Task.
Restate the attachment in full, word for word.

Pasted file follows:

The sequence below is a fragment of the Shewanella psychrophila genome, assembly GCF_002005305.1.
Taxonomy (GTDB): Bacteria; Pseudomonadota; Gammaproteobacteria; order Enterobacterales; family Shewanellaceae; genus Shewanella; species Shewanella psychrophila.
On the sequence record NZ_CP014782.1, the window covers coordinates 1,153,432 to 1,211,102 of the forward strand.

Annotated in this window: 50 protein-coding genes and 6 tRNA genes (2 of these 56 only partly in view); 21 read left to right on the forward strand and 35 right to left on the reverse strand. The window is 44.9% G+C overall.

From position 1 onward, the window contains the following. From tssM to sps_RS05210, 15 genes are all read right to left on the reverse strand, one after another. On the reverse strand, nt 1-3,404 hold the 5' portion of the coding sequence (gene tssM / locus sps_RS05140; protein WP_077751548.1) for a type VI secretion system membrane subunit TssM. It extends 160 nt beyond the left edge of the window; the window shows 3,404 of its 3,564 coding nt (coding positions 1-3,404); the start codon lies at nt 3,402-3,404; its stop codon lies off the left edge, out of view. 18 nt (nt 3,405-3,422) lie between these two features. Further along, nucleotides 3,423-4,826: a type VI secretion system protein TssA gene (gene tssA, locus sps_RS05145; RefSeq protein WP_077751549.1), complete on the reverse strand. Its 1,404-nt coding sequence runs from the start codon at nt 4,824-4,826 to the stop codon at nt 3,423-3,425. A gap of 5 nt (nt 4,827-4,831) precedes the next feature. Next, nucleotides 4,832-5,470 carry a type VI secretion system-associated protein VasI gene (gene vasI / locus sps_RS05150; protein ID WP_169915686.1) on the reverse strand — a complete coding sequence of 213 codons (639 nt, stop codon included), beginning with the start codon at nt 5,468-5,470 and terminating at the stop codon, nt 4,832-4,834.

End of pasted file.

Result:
The sequence below is a fragment of the Shewanella psychrophila genome, assembly GCF_002005305.1.
Taxonomy (GTDB): Bacteria; Pseudomonadota; Gammaproteobacteria; order Enterobacterales; family Shewanellaceae; genus Shewanella; species Shewanella psychrophila.
On the sequence record NZ_CP014782.1, the window covers coordinates 1,153,432 to 1,211,102 of the forward strand.

Annotated in this window: 50 protein-coding genes and 6 tRNA genes (2 of these 56 only partly in view); 21 read left to right on the forward strand and 35 right to left on the reverse strand. The window is 44.9% G+C overall.

From position 1 onward, the window contains the following. From tssM to sps_RS05210, 15 genes are all read right to left on the reverse strand, one after another. On the reverse strand, nt 1-3,404 hold the 5' portion of the coding sequence (gene tssM / locus sps_RS05140; protein WP_077751548.1) for a type VI secretion system membrane subunit TssM. It extends 160 nt beyond the left edge of the window; the window shows 3,404 of its 3,564 coding nt (coding positions 1-3,404); the start codon lies at nt 3,402-3,404; its stop codon lies off the left edge, out of view. 18 nt (nt 3,405-3,422) lie between these two features. Further along, nucleotides 3,423-4,826: a type VI secretion system protein TssA gene (gene tssA, locus sps_RS05145; RefSeq protein WP_077751549.1), complete on the reverse strand. Its 1,404-nt coding sequence runs from the start codon at nt 4,824-4,826 to the stop codon at nt 3,423-3,425. A gap of 5 nt (nt 4,827-4,831) precedes the next feature. Next, nucleotides 4,832-5,470 carry a type VI secretion system-associated protein VasI gene (gene vasI / locus sps_RS05150; protein ID WP_169915686.1) on the reverse strand — a complete coding sequence of 213 codons (639 nt, stop codon included), beginning with the start codon at nt 5,468-5,470 and terminating at the stop codon, nt 4,832-4,834.